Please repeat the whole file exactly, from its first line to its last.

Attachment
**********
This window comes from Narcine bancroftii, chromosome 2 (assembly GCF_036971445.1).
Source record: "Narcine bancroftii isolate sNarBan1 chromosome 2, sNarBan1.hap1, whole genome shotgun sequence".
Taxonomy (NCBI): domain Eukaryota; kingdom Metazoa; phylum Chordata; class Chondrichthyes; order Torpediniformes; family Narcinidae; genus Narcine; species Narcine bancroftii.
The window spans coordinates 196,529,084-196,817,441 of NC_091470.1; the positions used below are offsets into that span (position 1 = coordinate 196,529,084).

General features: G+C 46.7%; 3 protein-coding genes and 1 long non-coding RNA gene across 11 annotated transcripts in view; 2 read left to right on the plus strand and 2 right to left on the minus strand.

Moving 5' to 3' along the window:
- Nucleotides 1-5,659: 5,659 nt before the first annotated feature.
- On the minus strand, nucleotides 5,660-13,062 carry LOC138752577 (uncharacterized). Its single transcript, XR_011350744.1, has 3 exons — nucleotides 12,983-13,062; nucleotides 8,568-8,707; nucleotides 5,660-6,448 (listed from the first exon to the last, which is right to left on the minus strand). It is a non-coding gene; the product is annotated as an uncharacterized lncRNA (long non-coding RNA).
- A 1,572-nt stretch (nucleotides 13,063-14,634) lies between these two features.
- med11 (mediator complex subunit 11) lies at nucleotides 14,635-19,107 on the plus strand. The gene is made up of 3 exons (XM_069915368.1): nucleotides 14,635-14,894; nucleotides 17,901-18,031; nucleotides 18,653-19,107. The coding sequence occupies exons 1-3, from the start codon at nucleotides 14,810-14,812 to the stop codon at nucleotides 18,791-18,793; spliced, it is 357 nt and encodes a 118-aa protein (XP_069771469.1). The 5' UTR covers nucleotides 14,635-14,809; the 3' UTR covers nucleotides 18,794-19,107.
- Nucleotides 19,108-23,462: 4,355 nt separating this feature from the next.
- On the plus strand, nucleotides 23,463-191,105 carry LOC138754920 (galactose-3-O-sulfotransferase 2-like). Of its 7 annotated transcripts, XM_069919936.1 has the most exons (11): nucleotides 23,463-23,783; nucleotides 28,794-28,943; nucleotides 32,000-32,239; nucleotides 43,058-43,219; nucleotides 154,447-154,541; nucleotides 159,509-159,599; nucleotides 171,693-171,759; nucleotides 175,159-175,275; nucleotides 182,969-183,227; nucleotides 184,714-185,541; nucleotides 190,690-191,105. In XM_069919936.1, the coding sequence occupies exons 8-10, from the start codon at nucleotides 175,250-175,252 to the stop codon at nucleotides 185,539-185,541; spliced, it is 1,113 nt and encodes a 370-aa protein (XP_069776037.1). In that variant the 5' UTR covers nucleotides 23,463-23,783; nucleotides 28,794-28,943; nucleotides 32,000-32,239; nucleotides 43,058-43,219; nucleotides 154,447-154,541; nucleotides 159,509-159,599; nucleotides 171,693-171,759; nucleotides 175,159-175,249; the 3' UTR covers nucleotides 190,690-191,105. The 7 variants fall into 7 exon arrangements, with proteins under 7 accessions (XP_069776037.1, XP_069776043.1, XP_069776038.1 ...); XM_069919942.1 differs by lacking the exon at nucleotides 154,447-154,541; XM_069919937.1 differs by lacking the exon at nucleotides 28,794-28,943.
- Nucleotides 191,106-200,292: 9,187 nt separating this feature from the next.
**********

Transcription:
This window comes from Narcine bancroftii, chromosome 2 (assembly GCF_036971445.1).
Source record: "Narcine bancroftii isolate sNarBan1 chromosome 2, sNarBan1.hap1, whole genome shotgun sequence".
Taxonomy (NCBI): domain Eukaryota; kingdom Metazoa; phylum Chordata; class Chondrichthyes; order Torpediniformes; family Narcinidae; genus Narcine; species Narcine bancroftii.
The window spans coordinates 196,529,084-196,817,441 of NC_091470.1; the positions used below are offsets into that span (position 1 = coordinate 196,529,084).

General features: G+C 46.7%; 3 protein-coding genes and 1 long non-coding RNA gene across 11 annotated transcripts in view; 2 read left to right on the plus strand and 2 right to left on the minus strand.

Moving 5' to 3' along the window:
- Nucleotides 1-5,659: 5,659 nt before the first annotated feature.
- On the minus strand, nucleotides 5,660-13,062 carry LOC138752577 (uncharacterized). Its single transcript, XR_011350744.1, has 3 exons — nucleotides 12,983-13,062; nucleotides 8,568-8,707; nucleotides 5,660-6,448 (listed from the first exon to the last, which is right to left on the minus strand). It is a non-coding gene; the product is annotated as an uncharacterized lncRNA (long non-coding RNA).
- A 1,572-nt stretch (nucleotides 13,063-14,634) lies between these two features.
- med11 (mediator complex subunit 11) lies at nucleotides 14,635-19,107 on the plus strand. The gene is made up of 3 exons (XM_069915368.1): nucleotides 14,635-14,894; nucleotides 17,901-18,031; nucleotides 18,653-19,107. The coding sequence occupies exons 1-3, from the start codon at nucleotides 14,810-14,812 to the stop codon at nucleotides 18,791-18,793; spliced, it is 357 nt and encodes a 118-aa protein (XP_069771469.1). The 5' UTR covers nucleotides 14,635-14,809; the 3' UTR covers nucleotides 18,794-19,107.
- Nucleotides 19,108-23,462: 4,355 nt separating this feature from the next.
- On the plus strand, nucleotides 23,463-191,105 carry LOC138754920 (galactose-3-O-sulfotransferase 2-like). Of its 7 annotated transcripts, XM_069919936.1 has the most exons (11): nucleotides 23,463-23,783; nucleotides 28,794-28,943; nucleotides 32,000-32,239; nucleotides 43,058-43,219; nucleotides 154,447-154,541; nucleotides 159,509-159,599; nucleotides 171,693-171,759; nucleotides 175,159-175,275; nucleotides 182,969-183,227; nucleotides 184,714-185,541; nucleotides 190,690-191,105. In XM_069919936.1, the coding sequence occupies exons 8-10, from the start codon at nucleotides 175,250-175,252 to the stop codon at nucleotides 185,539-185,541; spliced, it is 1,113 nt and encodes a 370-aa protein (XP_069776037.1). In that variant the 5' UTR covers nucleotides 23,463-23,783; nucleotides 28,794-28,943; nucleotides 32,000-32,239; nucleotides 43,058-43,219; nucleotides 154,447-154,541; nucleotides 159,509-159,599; nucleotides 171,693-171,759; nucleotides 175,159-175,249; the 3' UTR covers nucleotides 190,690-191,105. The 7 variants fall into 7 exon arrangements, with proteins under 7 accessions (XP_069776037.1, XP_069776043.1, XP_069776038.1 ...); XM_069919942.1 differs by lacking the exon at nucleotides 154,447-154,541; XM_069919937.1 differs by lacking the exon at nucleotides 28,794-28,943.
- Nucleotides 191,106-200,292: 9,187 nt separating this feature from the next.